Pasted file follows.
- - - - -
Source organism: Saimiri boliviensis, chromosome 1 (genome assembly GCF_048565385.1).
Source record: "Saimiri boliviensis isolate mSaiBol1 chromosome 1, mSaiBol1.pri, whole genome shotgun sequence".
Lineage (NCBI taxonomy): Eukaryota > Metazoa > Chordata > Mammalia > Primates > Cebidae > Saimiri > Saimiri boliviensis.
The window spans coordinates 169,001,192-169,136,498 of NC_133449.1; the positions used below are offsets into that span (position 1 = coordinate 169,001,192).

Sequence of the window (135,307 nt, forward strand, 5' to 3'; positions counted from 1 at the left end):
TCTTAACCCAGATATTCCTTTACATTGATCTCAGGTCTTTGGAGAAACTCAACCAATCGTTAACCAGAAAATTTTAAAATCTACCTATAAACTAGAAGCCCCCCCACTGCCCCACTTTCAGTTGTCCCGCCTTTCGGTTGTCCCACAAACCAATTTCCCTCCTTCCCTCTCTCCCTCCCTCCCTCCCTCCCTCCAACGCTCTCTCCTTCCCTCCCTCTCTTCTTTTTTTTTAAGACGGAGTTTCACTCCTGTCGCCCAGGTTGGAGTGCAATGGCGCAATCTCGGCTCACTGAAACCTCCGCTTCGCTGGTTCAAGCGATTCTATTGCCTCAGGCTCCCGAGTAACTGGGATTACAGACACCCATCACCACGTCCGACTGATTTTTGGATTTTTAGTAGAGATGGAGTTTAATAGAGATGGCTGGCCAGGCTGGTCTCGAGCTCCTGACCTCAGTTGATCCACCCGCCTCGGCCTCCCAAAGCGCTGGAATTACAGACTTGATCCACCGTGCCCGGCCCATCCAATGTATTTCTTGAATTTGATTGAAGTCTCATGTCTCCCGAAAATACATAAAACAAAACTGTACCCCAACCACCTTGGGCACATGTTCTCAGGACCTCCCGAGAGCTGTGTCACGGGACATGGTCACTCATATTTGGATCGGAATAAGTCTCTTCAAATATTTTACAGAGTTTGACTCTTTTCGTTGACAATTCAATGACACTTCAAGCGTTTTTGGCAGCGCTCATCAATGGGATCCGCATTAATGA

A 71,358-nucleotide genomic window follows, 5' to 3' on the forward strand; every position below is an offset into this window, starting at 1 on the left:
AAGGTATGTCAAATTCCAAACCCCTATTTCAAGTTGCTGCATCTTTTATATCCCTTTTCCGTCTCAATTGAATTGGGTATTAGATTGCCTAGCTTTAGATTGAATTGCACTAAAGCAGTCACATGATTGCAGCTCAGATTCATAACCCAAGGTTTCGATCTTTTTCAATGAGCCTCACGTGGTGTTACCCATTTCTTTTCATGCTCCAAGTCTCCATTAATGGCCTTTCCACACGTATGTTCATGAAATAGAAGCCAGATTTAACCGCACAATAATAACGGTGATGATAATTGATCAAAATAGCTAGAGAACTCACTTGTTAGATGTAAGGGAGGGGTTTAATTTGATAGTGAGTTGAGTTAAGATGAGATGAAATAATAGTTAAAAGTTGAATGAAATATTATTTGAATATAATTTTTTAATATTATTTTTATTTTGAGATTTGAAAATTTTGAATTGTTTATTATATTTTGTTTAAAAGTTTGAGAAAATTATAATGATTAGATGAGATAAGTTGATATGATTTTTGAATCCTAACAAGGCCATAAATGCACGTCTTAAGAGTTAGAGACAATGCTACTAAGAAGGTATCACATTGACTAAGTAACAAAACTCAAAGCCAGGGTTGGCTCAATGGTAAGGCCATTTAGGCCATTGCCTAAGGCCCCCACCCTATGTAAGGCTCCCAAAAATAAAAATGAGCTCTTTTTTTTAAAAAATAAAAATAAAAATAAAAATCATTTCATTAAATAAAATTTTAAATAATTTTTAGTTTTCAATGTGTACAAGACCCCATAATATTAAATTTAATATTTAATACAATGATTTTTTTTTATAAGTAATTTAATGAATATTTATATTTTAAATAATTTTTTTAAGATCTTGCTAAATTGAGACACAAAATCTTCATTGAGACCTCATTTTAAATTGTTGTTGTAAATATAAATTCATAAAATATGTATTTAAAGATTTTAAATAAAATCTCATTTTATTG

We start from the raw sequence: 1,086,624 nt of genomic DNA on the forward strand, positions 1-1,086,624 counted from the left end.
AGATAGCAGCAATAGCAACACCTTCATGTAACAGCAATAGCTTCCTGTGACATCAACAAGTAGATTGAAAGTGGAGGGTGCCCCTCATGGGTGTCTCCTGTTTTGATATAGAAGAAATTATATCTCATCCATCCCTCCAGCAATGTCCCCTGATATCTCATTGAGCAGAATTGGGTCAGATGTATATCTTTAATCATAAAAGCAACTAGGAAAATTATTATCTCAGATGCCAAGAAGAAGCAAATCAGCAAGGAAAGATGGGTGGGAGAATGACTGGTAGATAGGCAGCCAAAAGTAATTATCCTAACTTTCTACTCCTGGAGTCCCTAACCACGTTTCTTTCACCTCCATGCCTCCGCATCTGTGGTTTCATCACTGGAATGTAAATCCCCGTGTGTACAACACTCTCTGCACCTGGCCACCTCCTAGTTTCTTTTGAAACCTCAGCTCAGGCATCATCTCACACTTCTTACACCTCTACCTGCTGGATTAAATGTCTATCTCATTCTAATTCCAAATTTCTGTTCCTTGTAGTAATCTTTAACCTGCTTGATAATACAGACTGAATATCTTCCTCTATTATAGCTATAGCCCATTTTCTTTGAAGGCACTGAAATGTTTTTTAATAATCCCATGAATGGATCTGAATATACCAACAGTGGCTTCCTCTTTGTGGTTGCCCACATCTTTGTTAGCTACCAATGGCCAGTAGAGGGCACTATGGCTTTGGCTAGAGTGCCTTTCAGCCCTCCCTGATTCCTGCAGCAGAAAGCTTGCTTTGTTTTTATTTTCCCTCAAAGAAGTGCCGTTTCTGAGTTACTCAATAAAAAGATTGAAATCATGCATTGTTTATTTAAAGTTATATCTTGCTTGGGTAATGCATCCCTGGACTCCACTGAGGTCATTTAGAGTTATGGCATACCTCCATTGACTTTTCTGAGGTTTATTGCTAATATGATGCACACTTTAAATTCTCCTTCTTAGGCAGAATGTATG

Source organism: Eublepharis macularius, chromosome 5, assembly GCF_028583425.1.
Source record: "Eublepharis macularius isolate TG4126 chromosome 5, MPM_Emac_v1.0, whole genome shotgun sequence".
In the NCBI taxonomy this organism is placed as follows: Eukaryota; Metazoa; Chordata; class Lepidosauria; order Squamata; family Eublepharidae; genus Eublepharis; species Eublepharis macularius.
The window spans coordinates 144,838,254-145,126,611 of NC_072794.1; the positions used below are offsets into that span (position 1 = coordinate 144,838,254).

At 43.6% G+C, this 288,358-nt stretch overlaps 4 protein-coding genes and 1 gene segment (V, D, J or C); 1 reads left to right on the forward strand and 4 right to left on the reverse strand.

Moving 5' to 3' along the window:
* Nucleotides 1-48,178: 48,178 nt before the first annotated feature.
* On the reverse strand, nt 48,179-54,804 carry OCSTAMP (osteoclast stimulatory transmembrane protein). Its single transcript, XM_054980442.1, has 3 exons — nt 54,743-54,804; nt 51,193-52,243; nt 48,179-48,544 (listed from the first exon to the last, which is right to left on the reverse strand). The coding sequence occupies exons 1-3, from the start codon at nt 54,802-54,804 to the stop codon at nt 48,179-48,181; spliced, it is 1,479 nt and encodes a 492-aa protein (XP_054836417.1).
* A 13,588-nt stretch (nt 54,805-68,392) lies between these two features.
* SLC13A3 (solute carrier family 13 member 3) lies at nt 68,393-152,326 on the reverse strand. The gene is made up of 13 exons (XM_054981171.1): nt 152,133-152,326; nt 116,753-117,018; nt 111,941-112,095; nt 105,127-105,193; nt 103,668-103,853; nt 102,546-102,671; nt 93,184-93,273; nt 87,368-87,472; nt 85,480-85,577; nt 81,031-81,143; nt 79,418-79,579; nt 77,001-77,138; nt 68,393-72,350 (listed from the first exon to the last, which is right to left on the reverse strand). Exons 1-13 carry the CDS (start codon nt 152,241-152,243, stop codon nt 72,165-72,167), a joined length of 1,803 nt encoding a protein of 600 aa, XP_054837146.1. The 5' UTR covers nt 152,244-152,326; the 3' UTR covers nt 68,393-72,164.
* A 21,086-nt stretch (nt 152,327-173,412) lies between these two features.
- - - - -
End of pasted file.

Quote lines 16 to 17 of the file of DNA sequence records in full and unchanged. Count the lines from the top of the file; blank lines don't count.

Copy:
Moving 5' to 3' along the window:
* Nucleotides 1-48,178: 48,178 nt before the first annotated feature.